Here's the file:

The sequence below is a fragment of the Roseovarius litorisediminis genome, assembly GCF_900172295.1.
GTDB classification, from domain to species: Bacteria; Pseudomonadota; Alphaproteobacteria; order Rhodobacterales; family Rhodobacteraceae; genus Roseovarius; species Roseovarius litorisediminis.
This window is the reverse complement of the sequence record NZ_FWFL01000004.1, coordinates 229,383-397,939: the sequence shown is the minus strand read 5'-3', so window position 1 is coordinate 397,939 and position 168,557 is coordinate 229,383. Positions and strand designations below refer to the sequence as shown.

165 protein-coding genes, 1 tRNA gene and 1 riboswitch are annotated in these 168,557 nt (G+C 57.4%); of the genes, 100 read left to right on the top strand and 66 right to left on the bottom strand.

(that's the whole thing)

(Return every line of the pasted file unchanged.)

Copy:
The sequence below is a fragment of the Roseovarius litorisediminis genome, assembly GCF_900172295.1.
GTDB classification, from domain to species: Bacteria; Pseudomonadota; Alphaproteobacteria; order Rhodobacterales; family Rhodobacteraceae; genus Roseovarius; species Roseovarius litorisediminis.
This window is the reverse complement of the sequence record NZ_FWFL01000004.1, coordinates 229,383-397,939: the sequence shown is the minus strand read 5'-3', so window position 1 is coordinate 397,939 and position 168,557 is coordinate 229,383. Positions and strand designations below refer to the sequence as shown.

165 protein-coding genes, 1 tRNA gene and 1 riboswitch are annotated in these 168,557 nt (G+C 57.4%); of the genes, 100 read left to right on the top strand and 66 right to left on the bottom strand.